The administrator of the Iowa Homeland Security and Emergency Management Division says the state is working closely with local and county officials as they battle flooding. The governor has issued state disaster proclamations for 6 more counties, making a total of 30 counties.
Division administrator Mark Schouten says that allows the state to send various types of help. “Including pumps and barricades and sandbags or plastic sheeting to be used to reinforce levies, bottled water, personnel to transport equipment and water, a number different resources along those lines that have gone out to the far reaches of the state in order to assist local authorities and local personnel in fighting these floods,” Schouten says.
He says they are particularly keeping a close eye on the Coralville Reservoir where the water is expected to top the spillway sometime next week. “The Corps is working closely with local emergency management, the University of Iowa, the city of Iowa City and Coralville personnel to decide just how high the discharge rate should be — how much water can that dam discharge — while at the same time it’s bringing in more water from the basin that lies to the north of it,” according to Schouten.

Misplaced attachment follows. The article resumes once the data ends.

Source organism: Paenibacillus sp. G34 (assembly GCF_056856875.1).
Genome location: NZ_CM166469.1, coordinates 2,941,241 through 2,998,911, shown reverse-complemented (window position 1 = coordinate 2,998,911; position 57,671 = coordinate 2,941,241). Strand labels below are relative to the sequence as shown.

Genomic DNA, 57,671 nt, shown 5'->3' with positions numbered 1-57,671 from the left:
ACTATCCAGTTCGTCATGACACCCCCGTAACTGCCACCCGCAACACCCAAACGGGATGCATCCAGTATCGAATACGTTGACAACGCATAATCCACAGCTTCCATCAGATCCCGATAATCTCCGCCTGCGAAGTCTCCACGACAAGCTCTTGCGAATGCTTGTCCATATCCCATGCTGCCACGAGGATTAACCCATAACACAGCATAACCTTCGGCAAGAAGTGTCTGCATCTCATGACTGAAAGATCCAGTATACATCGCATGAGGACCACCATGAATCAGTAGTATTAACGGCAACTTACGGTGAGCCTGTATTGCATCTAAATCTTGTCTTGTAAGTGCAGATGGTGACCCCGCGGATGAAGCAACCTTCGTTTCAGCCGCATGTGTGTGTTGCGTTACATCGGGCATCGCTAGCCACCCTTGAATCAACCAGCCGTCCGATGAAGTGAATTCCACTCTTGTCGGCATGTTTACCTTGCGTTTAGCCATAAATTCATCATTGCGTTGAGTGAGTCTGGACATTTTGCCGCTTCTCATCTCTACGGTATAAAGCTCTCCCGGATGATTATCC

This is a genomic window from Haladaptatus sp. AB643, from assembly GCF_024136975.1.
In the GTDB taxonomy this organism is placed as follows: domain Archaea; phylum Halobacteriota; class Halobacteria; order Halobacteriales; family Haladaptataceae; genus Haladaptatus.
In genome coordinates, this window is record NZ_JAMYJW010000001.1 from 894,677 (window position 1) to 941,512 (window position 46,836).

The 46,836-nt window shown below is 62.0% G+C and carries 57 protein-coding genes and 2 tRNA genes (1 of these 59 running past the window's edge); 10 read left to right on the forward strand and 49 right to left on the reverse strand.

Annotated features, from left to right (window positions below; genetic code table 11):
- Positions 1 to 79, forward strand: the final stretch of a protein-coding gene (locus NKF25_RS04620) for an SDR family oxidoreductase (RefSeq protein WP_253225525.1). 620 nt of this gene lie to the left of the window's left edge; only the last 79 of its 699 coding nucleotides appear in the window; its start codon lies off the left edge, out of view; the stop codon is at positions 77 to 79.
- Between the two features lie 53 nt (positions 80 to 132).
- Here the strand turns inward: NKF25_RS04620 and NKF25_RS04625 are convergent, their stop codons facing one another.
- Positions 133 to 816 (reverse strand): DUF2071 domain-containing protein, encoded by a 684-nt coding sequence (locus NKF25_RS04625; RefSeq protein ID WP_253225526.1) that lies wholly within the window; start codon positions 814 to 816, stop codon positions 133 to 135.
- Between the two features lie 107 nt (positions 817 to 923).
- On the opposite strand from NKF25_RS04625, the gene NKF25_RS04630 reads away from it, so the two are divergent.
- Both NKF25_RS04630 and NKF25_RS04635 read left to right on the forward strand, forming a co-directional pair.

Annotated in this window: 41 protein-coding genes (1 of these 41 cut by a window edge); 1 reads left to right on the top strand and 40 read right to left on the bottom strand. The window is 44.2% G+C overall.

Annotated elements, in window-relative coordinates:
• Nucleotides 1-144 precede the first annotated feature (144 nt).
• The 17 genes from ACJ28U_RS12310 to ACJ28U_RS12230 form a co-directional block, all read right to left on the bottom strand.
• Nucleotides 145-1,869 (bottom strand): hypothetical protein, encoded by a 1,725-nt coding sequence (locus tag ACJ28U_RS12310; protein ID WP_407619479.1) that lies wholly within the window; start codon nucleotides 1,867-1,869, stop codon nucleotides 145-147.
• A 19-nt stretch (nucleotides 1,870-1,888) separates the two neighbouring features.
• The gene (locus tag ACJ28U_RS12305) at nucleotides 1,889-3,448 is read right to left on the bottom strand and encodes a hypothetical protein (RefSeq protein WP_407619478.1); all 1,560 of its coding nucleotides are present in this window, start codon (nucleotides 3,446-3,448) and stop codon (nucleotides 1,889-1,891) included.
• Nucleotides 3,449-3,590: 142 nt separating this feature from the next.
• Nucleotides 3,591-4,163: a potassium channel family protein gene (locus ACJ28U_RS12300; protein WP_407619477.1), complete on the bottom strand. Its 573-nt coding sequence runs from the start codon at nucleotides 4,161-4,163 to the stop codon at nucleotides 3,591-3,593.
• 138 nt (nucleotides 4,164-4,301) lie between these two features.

“That’s perhaps at this moment the most precarious situation where we’re watching that quite carefully.” The water last went over the spillway there in 2008 and there was widespread flooding. Schouten says the study of the problems in 2008 and the subsequent recovery should be helpful this time.
“I think there’ve been a lot of lessons that were learned from 2008, a lot of mitigation efforts that took place since 2008, and a lot of experience learned through that disaster that is being applied to this one here,” Schouten says. While the state has sent out various help to the communities, Schouten says the Iowa National Guard has not yet been activated.
“They’re certainly leaning forward, they’re watching this situation carefully,” Schouten explains. “It depends on what the weather does, if we should get more rain over the next week or so, that certainly changes the calculus, changes whether or not they will be involved in fighting this disaster or not. At this moment, they are not activated.”
Schouten is hopeful the flooding will not reach the level that requires the National Guard to be activated to help.